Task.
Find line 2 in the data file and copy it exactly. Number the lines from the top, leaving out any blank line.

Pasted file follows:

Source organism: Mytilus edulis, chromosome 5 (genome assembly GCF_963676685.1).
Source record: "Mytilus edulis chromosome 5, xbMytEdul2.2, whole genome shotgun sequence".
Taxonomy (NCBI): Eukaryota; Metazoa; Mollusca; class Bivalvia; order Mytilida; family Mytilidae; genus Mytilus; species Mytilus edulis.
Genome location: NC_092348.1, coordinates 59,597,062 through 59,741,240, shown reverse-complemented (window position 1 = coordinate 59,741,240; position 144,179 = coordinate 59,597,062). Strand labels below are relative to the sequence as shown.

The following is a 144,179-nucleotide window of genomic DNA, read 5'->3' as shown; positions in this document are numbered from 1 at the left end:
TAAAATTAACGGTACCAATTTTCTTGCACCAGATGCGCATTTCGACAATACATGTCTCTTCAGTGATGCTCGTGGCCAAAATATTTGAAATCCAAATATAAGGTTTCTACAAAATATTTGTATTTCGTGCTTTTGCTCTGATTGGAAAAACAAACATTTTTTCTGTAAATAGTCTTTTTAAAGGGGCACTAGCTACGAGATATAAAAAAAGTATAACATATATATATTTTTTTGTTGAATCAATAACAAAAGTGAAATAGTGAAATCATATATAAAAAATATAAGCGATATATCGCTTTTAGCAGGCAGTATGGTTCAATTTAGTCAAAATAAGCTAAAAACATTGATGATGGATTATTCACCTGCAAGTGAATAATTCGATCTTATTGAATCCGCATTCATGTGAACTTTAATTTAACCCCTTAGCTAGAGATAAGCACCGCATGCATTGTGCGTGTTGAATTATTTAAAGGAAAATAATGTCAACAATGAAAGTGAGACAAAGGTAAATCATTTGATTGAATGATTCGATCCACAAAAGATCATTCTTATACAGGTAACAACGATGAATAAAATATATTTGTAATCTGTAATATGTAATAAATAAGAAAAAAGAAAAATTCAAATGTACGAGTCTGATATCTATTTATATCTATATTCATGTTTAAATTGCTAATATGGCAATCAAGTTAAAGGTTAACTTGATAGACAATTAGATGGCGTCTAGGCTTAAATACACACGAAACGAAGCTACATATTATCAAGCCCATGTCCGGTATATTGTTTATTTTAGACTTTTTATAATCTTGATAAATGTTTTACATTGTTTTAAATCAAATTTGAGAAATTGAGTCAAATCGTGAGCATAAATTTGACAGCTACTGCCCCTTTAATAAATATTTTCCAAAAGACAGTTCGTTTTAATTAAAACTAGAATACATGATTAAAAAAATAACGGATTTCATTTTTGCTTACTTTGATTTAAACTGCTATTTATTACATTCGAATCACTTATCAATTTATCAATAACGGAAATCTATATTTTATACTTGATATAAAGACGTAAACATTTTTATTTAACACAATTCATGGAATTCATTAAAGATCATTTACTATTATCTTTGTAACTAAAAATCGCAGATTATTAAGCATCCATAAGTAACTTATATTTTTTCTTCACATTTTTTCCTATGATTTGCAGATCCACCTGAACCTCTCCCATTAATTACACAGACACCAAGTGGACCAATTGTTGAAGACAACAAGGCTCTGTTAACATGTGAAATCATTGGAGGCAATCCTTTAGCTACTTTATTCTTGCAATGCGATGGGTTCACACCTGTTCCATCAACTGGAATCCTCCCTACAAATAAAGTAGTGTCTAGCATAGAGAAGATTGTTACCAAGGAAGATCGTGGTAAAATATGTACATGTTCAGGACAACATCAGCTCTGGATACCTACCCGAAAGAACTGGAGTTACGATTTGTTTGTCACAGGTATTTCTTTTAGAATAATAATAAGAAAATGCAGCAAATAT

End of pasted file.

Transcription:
Source record: "Mytilus edulis chromosome 5, xbMytEdul2.2, whole genome shotgun sequence".